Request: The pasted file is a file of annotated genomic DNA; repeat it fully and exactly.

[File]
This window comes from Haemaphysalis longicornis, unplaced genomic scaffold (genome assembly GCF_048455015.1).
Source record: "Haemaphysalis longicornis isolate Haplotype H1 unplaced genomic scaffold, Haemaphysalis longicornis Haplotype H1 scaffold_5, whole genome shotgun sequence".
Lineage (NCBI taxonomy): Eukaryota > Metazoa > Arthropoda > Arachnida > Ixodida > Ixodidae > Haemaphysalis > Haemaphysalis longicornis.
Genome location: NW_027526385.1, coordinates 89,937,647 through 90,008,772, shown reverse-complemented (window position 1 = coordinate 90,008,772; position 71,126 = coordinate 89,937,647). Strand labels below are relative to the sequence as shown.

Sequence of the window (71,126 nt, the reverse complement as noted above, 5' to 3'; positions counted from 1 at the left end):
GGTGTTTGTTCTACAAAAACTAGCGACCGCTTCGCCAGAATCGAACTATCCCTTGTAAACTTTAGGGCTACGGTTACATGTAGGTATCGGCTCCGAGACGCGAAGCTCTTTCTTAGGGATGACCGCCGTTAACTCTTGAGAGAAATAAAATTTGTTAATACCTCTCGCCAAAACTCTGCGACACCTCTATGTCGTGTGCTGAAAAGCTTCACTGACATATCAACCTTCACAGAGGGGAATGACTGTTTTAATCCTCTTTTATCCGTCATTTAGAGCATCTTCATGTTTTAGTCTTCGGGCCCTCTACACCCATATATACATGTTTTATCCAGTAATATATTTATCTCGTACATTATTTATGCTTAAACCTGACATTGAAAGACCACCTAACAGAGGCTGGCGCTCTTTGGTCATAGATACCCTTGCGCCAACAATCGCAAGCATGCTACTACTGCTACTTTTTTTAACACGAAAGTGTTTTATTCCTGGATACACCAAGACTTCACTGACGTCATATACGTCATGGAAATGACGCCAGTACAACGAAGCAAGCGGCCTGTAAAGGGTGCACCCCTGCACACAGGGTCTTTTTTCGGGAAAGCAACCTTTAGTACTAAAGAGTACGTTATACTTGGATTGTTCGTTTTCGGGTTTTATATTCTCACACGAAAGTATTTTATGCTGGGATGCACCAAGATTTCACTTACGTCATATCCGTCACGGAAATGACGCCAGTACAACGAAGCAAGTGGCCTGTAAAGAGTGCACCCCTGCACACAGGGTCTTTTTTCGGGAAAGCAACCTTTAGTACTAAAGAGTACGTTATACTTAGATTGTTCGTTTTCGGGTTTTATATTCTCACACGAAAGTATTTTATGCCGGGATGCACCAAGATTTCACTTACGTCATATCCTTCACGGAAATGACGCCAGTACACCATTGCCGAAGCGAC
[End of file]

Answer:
This window comes from Haemaphysalis longicornis, unplaced genomic scaffold (genome assembly GCF_048455015.1).
Source record: "Haemaphysalis longicornis isolate Haplotype H1 unplaced genomic scaffold, Haemaphysalis longicornis Haplotype H1 scaffold_5, whole genome shotgun sequence".
Lineage (NCBI taxonomy): Eukaryota > Metazoa > Arthropoda > Arachnida > Ixodida > Ixodidae > Haemaphysalis > Haemaphysalis longicornis.
Genome location: NW_027526385.1, coordinates 89,937,647 through 90,008,772, shown reverse-complemented (window position 1 = coordinate 90,008,772; position 71,126 = coordinate 89,937,647). Strand labels below are relative to the sequence as shown.

Sequence of the window (71,126 nt, the reverse complement as noted above, 5' to 3'; positions counted from 1 at the left end):
GGTGTTTGTTCTACAAAAACTAGCGACCGCTTCGCCAGAATCGAACTATCCCTTGTAAACTTTAGGGCTACGGTTACATGTAGGTATCGGCTCCGAGACGCGAAGCTCTTTCTTAGGGATGACCGCCGTTAACTCTTGAGAGAAATAAAATTTGTTAATACCTCTCGCCAAAACTCTGCGACACCTCTATGTCGTGTGCTGAAAAGCTTCACTGACATATCAACCTTCACAGAGGGGAATGACTGTTTTAATCCTCTTTTATCCGTCATTTAGAGCATCTTCATGTTTTAGTCTTCGGGCCCTCTACACCCATATATACATGTTTTATCCAGTAATATATTTATCTCGTACATTATTTATGCTTAAACCTGACATTGAAAGACCACCTAACAGAGGCTGGCGCTCTTTGGTCATAGATACCCTTGCGCCAACAATCGCAAGCATGCTACTACTGCTACTTTTTTTAACACGAAAGTGTTTTATTCCTGGATACACCAAGACTTCACTGACGTCATATACGTCATGGAAATGACGCCAGTACAACGAAGCAAGCGGCCTGTAAAGGGTGCACCCCTGCACACAGGGTCTTTTTTCGGGAAAGCAACCTTTAGTACTAAAGAGTACGTTATACTTGGATTGTTCGTTTTCGGGTTTTATATTCTCACACGAAAGTATTTTATGCTGGGATGCACCAAGATTTCACTTACGTCATATCCGTCACGGAAATGACGCCAGTACAACGAAGCAAGTGGCCTGTAAAGAGTGCACCCCTGCACACAGGGTCTTTTTTCGGGAAAGCAACCTTTAGTACTAAAGAGTACGTTATACTTAGATTGTTCGTTTTCGGGTTTTATATTCTCACACGAAAGTATTTTATGCCGGGATGCACCAAGATTTCACTTACGTCATATCCTTCACGGAAATGACGCCAGTACACCATTGCCGAAGCGAC